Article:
Shoppers who recently visited Dapto Mall are being warned they may have come in contact with a store worker with measles.
The Illawarra Shoalhaven Public Health Unit issued the measles alert on Wednesday night after the store worker was diagnosed with the highly infectious illness on Wednesday afternoon.
The unit would not name the store ‘‘for privacy reasons’’ but said shoppers who visited Dapto Mall may have come into contact with the worker on Monday, or last week on Wednesday or Thursday.
Health unit acting director Diane Lovatt said that while the general risk of infection was low, shoppers at the centre on those days who were not vaccinated against the illness or those at risk of infection should go to their doctor if they felt unwell or were concerned.
She said doctors in the area were being notified about the case.
‘‘People who are not immunised against measles, young children, pregnant women and those in our community who are immuno-compromised who attended Dapto Mall on those days should see their GP immediately if they are concerned about their immunity or risk,’’ Ms Lovatt said.
‘‘The Measles Mumps Rubella (MMR) vaccine is part of the childhood immunisation schedule given at 12 months and 18 months (previously four years) and almost everyone who gets two doses of the vaccine will be protected for life.’’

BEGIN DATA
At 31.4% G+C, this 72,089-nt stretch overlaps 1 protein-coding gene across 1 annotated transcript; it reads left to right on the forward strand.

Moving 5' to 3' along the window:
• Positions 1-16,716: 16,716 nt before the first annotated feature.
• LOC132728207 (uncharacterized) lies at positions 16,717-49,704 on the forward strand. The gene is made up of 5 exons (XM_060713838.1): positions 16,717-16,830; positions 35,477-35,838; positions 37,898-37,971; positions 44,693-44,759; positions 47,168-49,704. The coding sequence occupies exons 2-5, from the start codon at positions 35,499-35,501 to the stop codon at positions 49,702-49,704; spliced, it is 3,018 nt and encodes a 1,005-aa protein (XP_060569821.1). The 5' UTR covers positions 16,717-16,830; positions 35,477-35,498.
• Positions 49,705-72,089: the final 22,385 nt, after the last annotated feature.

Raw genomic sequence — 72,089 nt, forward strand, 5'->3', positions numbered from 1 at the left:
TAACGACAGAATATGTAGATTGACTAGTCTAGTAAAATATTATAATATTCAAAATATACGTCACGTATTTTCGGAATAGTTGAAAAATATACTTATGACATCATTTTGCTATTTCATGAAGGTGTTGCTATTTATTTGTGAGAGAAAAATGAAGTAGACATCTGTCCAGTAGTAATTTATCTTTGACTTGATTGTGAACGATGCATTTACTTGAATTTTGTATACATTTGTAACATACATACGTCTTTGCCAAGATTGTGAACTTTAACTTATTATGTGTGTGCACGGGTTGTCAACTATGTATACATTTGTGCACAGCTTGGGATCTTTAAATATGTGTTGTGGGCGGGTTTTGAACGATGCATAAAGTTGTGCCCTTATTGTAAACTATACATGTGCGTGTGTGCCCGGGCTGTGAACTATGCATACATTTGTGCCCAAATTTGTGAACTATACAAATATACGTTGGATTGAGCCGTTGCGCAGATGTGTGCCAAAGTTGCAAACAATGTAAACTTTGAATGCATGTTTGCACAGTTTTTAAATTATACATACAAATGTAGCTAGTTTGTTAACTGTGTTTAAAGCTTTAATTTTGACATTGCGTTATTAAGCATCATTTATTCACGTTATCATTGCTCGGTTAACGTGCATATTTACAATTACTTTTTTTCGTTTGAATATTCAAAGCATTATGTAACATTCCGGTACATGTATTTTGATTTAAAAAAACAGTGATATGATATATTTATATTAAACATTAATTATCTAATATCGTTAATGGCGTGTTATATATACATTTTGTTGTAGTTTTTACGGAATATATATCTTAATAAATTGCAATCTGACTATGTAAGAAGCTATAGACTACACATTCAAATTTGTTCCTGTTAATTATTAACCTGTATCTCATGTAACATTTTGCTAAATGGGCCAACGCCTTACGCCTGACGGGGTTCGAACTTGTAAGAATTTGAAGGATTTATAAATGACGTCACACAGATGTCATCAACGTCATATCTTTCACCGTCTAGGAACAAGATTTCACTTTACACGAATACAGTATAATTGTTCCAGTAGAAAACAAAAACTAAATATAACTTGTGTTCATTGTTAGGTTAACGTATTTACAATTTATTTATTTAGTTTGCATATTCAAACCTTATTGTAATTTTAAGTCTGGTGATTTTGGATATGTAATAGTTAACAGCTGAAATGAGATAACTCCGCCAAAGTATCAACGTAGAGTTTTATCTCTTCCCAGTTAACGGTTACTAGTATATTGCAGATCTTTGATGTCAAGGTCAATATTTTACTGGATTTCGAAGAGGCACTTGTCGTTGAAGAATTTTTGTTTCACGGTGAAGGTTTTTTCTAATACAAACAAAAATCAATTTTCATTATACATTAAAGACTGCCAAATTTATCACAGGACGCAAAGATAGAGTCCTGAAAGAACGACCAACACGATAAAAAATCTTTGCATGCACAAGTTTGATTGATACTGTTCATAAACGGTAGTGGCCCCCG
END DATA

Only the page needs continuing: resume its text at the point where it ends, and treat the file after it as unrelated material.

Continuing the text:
Ms Lovatt said people born in or before 1965 were usually immune because they had measles in childhood.
However many people in their 20s, 30s and 40s had not had two vaccines and were more susceptible.
High school students may also be at risk, with the NSW Health Department only last month launching a MMR high school-based catch-up program due to the growing number of students being diagnosed with measles since 2010.
In 2012 there were 172 measles notifications in NSW, a significant increase from 90 in 2011 and 26 in 2010.
And from January to April 2014, 14 teenagers/young adults contracted measles from overseas and brought the infection back to NSW.
The Illawarra Shoalhaven Local Health District confirmed on Thursday that the MMR vaccine was being offered to 10 of the region’s schools, selected due to lower rates of vaccinations recorded in their areas.
‘‘Children that don’t attend one of the selected high schools can still receive the free vaccine from their doctor,’’ an ISLHD spokeswoman said.
Measles is a highly infectious virus causing fever, cough and a rash. One in 15 children with measles develops pneumonia and one in 1000 develops encephalitis (brain inflammation).